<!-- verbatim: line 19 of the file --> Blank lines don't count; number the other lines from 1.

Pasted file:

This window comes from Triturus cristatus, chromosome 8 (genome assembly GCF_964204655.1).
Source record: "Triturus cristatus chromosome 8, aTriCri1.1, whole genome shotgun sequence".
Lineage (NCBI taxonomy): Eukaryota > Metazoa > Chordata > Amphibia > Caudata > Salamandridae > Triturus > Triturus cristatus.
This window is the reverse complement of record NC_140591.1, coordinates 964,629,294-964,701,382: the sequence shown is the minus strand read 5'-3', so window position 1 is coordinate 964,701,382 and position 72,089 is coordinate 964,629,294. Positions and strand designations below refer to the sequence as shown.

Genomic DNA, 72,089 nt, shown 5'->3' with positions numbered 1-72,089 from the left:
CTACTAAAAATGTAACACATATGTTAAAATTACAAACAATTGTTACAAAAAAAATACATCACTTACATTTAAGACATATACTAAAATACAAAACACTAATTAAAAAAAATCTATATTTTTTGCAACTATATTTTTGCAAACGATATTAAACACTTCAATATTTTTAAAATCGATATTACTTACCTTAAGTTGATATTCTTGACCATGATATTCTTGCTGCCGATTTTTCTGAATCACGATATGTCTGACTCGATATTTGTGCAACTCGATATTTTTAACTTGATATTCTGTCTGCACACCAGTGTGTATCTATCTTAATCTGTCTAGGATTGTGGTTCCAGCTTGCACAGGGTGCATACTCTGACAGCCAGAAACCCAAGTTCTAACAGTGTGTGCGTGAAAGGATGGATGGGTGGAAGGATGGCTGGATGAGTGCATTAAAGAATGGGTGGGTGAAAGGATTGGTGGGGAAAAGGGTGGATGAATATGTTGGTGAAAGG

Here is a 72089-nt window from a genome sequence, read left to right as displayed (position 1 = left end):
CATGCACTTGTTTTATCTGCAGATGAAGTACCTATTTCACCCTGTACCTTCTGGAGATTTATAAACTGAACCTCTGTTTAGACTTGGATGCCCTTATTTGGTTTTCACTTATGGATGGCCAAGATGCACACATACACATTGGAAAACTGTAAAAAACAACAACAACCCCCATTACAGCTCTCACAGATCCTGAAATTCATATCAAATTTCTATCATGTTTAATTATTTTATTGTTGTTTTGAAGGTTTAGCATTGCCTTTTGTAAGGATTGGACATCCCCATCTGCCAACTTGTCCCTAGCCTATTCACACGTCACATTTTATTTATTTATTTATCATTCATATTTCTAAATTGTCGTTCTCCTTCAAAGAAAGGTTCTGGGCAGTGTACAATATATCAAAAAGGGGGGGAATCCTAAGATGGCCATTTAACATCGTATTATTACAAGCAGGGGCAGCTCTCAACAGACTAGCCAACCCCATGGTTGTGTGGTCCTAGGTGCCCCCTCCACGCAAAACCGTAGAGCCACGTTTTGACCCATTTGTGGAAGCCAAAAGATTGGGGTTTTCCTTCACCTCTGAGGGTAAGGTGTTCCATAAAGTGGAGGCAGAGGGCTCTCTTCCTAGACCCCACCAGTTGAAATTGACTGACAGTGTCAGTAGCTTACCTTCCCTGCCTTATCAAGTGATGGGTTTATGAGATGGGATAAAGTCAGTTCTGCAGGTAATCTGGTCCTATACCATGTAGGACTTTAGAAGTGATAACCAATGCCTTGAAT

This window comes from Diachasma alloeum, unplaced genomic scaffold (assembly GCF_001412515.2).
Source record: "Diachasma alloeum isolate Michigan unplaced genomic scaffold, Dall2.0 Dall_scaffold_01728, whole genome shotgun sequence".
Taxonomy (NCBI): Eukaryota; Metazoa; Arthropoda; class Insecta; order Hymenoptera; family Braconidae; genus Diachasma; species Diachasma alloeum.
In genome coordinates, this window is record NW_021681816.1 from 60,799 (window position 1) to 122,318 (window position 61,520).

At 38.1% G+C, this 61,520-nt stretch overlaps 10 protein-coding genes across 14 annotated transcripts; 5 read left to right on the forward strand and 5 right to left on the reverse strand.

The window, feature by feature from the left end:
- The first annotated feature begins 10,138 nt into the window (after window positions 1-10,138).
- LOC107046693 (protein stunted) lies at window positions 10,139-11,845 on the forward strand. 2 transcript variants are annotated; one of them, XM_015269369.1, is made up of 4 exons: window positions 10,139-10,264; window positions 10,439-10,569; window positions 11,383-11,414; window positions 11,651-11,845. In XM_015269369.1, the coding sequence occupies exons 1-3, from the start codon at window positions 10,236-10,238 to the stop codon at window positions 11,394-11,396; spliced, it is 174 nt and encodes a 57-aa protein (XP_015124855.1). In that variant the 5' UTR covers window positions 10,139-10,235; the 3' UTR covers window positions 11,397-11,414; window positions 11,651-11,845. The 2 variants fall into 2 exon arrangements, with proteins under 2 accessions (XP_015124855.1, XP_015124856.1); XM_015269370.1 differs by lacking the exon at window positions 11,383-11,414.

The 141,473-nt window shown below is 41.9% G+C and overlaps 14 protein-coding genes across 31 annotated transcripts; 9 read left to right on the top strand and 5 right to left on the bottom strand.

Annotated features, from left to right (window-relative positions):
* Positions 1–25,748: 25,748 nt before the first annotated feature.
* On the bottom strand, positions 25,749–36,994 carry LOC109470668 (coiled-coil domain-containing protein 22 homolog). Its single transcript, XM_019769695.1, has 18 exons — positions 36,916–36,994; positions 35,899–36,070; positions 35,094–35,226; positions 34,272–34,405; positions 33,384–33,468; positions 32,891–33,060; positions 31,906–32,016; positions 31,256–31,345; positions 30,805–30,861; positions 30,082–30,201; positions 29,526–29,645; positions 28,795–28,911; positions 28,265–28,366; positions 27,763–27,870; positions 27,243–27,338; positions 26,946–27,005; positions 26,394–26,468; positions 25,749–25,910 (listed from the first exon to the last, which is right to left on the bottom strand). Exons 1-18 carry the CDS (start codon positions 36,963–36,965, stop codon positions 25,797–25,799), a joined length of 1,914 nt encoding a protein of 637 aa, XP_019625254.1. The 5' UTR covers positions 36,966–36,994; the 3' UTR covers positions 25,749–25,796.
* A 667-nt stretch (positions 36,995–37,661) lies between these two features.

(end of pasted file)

* Positions 1–25,748: 25,748 nt before the first annotated feature.